The Longcroft Press was designed and executed by garden designer and horticulturalist grower, Laura Ashton-Phillips (also known as The Botanic Blonde) and featured Malvern Garden Buildings’ Reverse Apex Shed.
Inspired by village apple pressing days held at her family’s orchard, the picturesque garden aimed to encapsulate the neighbourly spirit and charm of the Forest of Dean as well as the very best produce that the area has to offer.
Laura’s garden design incorporated mature fruit trees in front of a pressing shed – our Reverse Apex Shed – which housed an antique apple press and scratter. Sponsored by Ecohab Wildflowers, the planting was a celebration of native wildflowers and rewilding in garden spaces – Laura explained how new blooms would emerge every day and so the garden would change on a daily basis.
We stopped by The Longcroft Press at Malvern Spring Festival and spoke to The Botanic Blonde herself!
Tell us about your inspiration for the garden
“The design is based on my family’s orchard in The Forest of Dean. We have loads of old buildings in the orchard that we use for storing our apple pressing equipment. My design is intended to capture a little bit of that old orchard. It’s very nostalgic, and I have been getting comments from many of the visitors saying how calm it makes them feel and how looks like it has always been there, which is really nice. I have had lots of lovely feedback about the old bike from our orchard that I included in the design too.”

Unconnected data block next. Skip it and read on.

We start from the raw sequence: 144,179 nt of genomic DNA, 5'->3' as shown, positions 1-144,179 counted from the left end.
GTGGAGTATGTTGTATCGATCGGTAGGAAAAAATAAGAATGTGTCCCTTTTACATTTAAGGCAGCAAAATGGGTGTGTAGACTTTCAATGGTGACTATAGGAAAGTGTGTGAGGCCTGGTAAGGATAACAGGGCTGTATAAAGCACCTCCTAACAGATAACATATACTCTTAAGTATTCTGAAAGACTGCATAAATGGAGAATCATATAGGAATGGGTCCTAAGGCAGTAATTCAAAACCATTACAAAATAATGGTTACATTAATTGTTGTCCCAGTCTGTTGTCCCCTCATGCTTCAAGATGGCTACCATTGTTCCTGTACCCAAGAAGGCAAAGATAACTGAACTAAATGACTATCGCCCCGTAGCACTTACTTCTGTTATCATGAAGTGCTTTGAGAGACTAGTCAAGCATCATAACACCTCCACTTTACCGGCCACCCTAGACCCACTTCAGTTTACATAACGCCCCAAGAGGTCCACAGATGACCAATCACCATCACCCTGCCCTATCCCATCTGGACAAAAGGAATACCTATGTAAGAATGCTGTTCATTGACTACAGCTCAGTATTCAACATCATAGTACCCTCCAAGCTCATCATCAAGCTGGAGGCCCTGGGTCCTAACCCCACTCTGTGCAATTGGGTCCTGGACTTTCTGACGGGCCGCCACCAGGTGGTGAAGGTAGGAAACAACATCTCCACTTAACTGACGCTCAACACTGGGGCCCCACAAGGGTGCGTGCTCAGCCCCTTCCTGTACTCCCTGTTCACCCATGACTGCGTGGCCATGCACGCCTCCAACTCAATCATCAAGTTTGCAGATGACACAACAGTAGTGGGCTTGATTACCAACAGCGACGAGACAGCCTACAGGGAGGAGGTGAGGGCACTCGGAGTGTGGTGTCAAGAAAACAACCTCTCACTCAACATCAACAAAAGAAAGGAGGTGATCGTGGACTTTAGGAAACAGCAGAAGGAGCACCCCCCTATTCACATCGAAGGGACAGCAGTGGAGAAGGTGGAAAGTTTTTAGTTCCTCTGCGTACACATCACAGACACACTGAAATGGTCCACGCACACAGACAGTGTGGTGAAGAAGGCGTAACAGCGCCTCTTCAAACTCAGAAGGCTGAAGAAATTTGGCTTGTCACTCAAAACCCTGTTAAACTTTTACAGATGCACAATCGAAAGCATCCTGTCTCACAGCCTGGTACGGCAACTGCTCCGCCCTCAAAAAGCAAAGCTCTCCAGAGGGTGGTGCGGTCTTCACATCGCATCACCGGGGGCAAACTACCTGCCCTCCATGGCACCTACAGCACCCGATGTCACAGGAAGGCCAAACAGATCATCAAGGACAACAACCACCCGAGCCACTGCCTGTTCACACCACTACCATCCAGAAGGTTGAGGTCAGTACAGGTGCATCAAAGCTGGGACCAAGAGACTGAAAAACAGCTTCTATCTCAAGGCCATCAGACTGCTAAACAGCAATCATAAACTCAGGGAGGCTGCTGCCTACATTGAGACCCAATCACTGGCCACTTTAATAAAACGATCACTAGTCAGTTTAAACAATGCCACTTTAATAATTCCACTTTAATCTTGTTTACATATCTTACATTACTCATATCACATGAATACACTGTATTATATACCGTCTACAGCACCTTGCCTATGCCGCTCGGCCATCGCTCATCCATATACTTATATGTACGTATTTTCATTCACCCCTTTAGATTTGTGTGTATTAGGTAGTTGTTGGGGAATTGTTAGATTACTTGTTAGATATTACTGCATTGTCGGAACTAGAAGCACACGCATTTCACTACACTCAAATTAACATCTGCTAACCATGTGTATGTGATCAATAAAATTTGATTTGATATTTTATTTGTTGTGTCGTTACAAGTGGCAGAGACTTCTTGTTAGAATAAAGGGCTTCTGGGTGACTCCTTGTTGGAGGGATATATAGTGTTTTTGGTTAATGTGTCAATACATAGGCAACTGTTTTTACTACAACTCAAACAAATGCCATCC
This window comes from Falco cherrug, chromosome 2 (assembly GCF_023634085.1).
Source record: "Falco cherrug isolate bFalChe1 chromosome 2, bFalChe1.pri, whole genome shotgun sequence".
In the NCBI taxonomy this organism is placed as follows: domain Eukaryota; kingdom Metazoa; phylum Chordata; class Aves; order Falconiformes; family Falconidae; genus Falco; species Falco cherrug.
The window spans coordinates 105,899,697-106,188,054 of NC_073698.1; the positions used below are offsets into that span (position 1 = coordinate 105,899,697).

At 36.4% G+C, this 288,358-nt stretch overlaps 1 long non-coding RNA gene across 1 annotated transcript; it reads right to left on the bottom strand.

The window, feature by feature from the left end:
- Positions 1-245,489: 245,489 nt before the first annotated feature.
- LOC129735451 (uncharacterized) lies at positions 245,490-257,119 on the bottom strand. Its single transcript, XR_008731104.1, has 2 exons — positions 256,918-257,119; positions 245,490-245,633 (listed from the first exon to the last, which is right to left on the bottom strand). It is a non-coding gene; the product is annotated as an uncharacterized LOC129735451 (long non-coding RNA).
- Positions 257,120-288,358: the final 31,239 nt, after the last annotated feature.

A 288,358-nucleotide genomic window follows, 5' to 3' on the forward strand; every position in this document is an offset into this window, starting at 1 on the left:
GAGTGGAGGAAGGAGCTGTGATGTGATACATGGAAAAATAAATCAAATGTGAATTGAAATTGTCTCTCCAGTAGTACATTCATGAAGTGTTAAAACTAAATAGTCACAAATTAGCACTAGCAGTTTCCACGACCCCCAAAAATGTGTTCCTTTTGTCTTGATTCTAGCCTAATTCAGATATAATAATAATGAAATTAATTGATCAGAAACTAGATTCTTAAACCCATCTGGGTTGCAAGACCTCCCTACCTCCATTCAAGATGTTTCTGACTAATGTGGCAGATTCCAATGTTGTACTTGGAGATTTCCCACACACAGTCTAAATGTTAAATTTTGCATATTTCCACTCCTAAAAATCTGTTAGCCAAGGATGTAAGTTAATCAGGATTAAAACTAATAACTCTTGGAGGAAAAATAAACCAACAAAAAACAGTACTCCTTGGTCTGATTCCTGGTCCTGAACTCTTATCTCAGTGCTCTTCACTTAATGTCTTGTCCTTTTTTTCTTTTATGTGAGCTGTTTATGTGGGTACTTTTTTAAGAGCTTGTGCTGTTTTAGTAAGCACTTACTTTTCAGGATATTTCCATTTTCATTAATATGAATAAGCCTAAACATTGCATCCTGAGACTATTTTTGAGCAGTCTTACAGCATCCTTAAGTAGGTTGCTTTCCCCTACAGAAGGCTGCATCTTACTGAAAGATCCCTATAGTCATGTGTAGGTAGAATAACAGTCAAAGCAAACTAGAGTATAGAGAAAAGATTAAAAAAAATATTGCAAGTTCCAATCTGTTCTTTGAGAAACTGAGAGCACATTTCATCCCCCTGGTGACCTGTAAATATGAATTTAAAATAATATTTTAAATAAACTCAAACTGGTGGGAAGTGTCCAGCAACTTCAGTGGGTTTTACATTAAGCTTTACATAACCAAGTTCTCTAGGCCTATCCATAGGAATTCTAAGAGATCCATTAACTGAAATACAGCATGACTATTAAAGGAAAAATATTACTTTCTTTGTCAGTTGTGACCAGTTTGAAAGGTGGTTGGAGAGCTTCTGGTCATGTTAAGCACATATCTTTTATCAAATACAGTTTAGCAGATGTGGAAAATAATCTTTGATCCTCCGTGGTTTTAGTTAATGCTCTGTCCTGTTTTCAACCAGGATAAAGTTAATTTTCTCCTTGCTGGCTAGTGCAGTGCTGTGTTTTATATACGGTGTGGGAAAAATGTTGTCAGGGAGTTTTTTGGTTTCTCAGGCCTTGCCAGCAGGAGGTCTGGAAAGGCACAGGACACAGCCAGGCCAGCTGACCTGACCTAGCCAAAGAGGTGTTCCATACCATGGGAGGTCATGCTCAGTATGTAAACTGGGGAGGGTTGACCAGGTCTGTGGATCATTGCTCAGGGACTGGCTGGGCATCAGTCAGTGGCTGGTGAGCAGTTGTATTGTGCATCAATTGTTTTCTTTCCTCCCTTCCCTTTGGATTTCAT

How does our Reverse Apex Shed tie into your vision for the garden?
“The building is amazing – it looks like it has been there for a long time. It’s really rustic and painted black like the farm buildings and sheds at the family orchard, so it just fits perfectly.
“I love the cedar shingles as well, and they’re just going to get better and better over the years as they mellow down. The building is suitably rustic, but I think it looks absolutely stunning!
“It’s really in keeping with the actual style of the garden. I have been really chuffed with it.
“I like that the building has dual use – you have the open area, or you can store a load of stuff. For instance, I’ve got tools in there, a couple of chairs if I need to retreat, so it’s a really useful space.”
“I designed an aged, natural orchard garden and the building is supposed to look aged and as if it has always been there. Obviously hard to do with a brand-new building, but the team at Malvern Garden Buildings listened to all my ideas and together we came up with a great apple pressing shed that fits beautifully in my wildflower orchard garden.”
What upcoming projects can we expect to see from you?
“As a result of this show, I have been asked to do a couple of habitat restorations in meadows with UK wildflowers which is really exciting! I have also been asked to design another show garden next year for a charity that has approached me which is amazing. This is the start of an exciting adventure!”
You can also read more about the other designers that integrated a Malvern Garden Building into their gardens at RHS Malvern Spring Festival 2022, including Jo Whiley’s Vitamin G Garden and The Hide Garden, designed by Emily Crowley-Wroe.